A bounding box is the axis aligned extent of an object.

import bpy
from mathutils import Vector
from bpy import context
import numpy as np

obs = [o for o in context.selected_objects
if o.type == 'MESH']

coords = []
for o in obs:
coords.extend(o.matrix_world @ Vector(b) for b in o.bound_box)

x, y, z = np.array(coords).reshape((-1, 3)).T

global_xy_trans = Vector(
(
(x.min() + x.max()) / 2 ,
(y.min() + y.max()) / 2
)
)

for o in obs:

if o.parent in obs:
continue
o.matrix_world.translation.xy -= global_xy_trans

Prior or after a call to set origin operator. This operator is available via UI Object > Set Origin > Origin to Geometry > Bounds bpy.ops.object.origin_set(center='BOUNDS')

will give each part a more sensible origin. It can be run on all selected objects and leaves them in place, it simply moves the origin point. See Changing object origin to arbitrary point without origin_set()?

Applying the translation will give each object an origin at global (0, 0, 0)

• Interesting approach, thanks. Can you explain what do you mean by calling to set the origin operator to 'BOUNDS'. I did not get it. Sep 22 '20 at 11:44
• The obj importer often uses what look like global coordinates for a mesh which leaves the origin way outside the mesh, often at (0, 0, 0). However it is often more useful to have a meaningful origin, in the center of geometry or at a hinge point for a door. The operator does this in one fell swoop, and can be run before or after code above... eg so an object like in image above that is around (0, 0, 0) doesn't have a location (origin point at) (-48, -30, 0). Sep 22 '20 at 12:01
• I see. What I've noticed though is that, if I apply the operator via the UI as you showing it does what you describe. On the other hand if I put the bpy.ops.object.origin_set(center='BOUNDS') command at the end (or the beginning) of the code above this results again to a scrambled object output. Aren't the two operations compatible to each other? As I understood both they should be doing the same thing. Sep 22 '20 at 12:19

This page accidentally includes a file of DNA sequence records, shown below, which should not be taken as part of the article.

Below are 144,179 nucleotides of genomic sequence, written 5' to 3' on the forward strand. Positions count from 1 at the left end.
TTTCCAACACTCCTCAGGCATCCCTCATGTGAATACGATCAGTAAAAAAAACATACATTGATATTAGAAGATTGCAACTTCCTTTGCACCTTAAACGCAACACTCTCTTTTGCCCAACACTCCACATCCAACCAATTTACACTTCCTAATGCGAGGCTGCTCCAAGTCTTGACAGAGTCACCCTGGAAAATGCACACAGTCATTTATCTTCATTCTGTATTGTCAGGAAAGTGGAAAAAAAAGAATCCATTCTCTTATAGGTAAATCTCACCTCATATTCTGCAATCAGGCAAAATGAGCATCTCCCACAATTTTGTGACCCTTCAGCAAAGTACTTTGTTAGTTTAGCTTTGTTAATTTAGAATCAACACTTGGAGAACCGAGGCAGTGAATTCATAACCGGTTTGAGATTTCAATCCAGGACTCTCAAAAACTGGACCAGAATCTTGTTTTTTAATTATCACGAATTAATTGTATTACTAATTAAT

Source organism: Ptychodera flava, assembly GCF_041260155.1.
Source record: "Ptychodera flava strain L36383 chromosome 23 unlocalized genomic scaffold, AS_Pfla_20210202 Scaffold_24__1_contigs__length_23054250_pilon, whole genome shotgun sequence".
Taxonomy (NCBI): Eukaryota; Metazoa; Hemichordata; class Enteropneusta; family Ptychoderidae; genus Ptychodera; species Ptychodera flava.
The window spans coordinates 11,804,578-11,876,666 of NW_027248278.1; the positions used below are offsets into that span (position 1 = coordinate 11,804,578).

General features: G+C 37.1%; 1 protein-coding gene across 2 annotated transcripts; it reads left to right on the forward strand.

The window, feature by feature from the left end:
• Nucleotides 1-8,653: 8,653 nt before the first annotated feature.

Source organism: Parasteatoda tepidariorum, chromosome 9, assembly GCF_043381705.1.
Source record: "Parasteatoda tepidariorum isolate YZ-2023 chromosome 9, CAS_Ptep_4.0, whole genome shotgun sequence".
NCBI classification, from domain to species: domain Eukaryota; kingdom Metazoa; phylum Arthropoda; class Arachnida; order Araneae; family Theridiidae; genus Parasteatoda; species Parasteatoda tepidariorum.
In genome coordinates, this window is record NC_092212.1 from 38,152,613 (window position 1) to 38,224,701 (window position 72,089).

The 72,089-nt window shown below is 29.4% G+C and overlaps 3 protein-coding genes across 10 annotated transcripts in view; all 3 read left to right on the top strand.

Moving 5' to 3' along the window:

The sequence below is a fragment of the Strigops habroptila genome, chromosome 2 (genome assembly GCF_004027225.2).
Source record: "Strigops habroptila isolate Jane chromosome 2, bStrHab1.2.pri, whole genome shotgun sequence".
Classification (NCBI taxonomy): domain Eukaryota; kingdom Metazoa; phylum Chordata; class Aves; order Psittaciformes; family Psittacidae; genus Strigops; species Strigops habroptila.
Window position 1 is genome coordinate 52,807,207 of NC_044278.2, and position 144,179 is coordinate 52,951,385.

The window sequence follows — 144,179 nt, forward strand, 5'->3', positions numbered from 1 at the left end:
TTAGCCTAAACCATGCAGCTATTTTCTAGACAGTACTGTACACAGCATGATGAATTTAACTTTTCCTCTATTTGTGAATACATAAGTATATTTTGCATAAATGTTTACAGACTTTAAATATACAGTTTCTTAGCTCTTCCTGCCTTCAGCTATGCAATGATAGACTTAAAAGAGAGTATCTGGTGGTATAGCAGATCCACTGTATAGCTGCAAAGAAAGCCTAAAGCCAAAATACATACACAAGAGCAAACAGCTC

• Deja Vu blender.stackexchange.com/a/186009/15543 Could incorporate the low level origin set into extend loop above. Appears I never did get around to finding the diff between EXEC call and If the op is invoked ie throws the choice menu bpy.ops.object.origin_set('INVOKE_DEFAULT') or to do the low level thing. Using bounds only looks at 8 bbox coords whereas geom sums all the verts as in lemon's answer. Sep 22 '20 at 13:05
• I am sorry but I still do not understand why bpy.ops.object.origin_set(center='BOUNDS') does not work. Also could this be related with the following error "RuntimeError: Operator bpy.ops.object.mode_set.poll() failed, context is incorrect" that I get once I try to select all objects and try to change mode with bpy.ops.object.select_all(action='SELECT') and bpy.ops.object.mode_set(mode="EDIT") respectively. Since I want to continue with further process (blender.stackexchange.com/questions/195333/…).... Sep 22 '20 at 15:54